Can Sales of Desktop Apps Predict Successful Web Apps?
Attending FOWA a couple of weeks ago got me thinking about web apps in general. With the move from desktop to web-hosted software, I’m wondering if what’s selling now in desktop versions will be a good predictor for what people will pay for in web app form? (And note that I’m talking about paying. Popularity of free apps would be a different topic entirely.)
For inspiration, have a look at Amazon UK’s current software bestseller list. Here’s how it breaks down…
This is based on a categorisation of Amazon UK’s 100 best-selling software products by units sold.
The results are no doubt skewed towards the Amazon buyer demographic. I’d guess that gamers, for example, are under-represented. Also, the average purchase price varies quite significantly by category. Education items, in particular, tend to be quite cheap, whereas operating systems and office software are rather expensive.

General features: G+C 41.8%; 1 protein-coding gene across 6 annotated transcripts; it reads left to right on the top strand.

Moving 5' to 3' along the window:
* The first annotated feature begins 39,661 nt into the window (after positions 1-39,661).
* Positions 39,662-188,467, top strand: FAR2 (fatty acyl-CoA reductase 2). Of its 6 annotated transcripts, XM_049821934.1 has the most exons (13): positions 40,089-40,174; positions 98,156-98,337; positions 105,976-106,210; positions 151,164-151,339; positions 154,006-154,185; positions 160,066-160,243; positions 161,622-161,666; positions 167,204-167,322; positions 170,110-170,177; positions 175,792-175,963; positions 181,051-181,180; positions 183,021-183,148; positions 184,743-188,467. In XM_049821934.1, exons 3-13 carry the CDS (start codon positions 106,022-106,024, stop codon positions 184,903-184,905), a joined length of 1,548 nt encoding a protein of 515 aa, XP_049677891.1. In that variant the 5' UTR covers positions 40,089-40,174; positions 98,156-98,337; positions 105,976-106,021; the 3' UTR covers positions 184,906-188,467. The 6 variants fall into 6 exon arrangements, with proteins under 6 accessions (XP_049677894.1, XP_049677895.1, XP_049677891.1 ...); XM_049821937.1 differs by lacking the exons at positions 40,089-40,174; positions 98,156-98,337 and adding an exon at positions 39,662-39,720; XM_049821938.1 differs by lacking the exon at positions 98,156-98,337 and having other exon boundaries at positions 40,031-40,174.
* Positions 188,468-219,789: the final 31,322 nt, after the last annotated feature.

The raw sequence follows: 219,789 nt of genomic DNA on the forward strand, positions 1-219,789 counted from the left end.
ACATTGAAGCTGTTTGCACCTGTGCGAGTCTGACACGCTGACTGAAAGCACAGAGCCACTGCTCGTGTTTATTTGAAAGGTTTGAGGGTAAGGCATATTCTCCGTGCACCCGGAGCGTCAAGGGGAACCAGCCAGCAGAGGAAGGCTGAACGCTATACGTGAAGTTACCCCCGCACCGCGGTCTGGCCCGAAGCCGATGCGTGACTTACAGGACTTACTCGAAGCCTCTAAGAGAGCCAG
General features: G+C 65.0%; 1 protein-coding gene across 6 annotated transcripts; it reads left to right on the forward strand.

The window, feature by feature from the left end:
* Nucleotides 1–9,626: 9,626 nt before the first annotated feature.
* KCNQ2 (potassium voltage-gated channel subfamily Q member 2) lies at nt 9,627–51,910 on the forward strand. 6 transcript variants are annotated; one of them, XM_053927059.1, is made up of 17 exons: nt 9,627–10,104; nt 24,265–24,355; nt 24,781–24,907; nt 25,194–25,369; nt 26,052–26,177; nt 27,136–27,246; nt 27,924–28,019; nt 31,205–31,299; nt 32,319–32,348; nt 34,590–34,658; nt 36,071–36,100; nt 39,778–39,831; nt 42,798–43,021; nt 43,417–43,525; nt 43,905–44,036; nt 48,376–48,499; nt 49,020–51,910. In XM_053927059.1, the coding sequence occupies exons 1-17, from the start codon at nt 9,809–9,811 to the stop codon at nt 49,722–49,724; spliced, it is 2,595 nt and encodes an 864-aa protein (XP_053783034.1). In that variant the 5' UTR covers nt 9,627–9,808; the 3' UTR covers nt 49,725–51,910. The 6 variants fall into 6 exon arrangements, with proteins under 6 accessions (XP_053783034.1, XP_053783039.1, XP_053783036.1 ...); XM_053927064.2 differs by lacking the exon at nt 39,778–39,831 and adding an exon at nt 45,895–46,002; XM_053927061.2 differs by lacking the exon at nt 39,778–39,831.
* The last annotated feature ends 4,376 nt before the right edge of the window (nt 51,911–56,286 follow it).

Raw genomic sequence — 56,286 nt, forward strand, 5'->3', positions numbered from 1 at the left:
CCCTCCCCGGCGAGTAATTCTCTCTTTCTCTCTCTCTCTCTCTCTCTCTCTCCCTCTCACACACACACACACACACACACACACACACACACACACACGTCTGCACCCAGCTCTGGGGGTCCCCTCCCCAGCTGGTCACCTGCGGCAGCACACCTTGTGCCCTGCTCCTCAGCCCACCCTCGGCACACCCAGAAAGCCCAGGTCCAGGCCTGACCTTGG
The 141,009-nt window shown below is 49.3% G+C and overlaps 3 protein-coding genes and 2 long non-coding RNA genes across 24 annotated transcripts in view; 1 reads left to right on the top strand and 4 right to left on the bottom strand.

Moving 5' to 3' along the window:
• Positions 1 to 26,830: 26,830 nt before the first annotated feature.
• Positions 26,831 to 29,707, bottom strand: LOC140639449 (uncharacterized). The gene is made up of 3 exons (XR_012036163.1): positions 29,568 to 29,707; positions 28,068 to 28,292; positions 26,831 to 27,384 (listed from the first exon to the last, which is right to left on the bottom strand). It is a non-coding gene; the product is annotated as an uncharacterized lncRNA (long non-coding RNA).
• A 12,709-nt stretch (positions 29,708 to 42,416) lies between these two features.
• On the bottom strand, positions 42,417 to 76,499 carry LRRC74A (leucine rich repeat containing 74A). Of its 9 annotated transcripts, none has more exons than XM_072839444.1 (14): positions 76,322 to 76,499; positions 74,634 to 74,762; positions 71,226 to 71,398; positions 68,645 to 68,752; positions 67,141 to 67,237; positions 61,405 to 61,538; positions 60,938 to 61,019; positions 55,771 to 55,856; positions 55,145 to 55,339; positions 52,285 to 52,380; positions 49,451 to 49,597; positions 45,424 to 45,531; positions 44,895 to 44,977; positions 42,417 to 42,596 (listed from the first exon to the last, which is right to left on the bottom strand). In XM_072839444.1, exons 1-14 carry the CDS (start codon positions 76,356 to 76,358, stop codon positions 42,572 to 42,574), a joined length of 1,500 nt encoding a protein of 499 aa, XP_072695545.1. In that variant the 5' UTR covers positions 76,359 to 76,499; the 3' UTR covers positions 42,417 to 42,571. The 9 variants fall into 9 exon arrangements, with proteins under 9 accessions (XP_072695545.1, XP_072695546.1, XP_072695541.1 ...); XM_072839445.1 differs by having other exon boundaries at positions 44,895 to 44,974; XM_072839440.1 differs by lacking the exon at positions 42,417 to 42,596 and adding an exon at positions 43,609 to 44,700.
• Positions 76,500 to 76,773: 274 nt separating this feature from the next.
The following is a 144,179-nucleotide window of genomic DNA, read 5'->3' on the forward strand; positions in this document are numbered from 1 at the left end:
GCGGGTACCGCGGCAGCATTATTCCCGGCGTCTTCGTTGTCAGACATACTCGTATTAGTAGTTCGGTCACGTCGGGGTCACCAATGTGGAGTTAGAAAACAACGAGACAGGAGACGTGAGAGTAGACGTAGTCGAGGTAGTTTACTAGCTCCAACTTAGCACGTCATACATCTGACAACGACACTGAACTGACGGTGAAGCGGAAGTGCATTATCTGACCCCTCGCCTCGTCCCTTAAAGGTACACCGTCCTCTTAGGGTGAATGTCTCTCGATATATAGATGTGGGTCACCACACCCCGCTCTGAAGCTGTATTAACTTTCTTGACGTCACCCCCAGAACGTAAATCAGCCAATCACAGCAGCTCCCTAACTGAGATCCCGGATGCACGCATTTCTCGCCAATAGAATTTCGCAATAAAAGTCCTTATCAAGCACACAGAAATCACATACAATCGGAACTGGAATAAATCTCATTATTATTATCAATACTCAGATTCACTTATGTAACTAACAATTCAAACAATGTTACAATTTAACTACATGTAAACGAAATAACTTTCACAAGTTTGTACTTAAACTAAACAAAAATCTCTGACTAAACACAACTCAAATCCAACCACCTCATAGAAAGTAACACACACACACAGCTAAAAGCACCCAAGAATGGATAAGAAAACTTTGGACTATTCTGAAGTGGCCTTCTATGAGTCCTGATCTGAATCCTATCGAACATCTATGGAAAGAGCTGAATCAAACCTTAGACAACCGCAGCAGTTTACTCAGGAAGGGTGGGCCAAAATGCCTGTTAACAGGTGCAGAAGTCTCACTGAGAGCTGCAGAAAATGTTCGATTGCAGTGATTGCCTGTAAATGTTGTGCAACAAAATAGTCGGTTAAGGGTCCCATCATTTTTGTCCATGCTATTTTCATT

Anyhow, it does give an interesting idea of what currently sells in large volumes. Hidden within those categories (especially ‘Other’) is a multitude of niche products, each of which manages to sell in healthy quantities.
But Web Apps are More Than That
Of course, moving online isn’t all about who hosts your software. It’s also about easier communication and collaboration (think Facebook, for example). Top web apps won’t necessarily just be online versions of anything that existing previously in desktop form. But many will, I think, take an idea that’s worked well in the desktop era and give it a few tweaks to take advantage of the web. See Gmail, for example.
Ideas for your Next Web App
In summary, if you’re looking for inspiration to build a web app, you could do worse than finding a popular desktop app that has yet to make it to the web.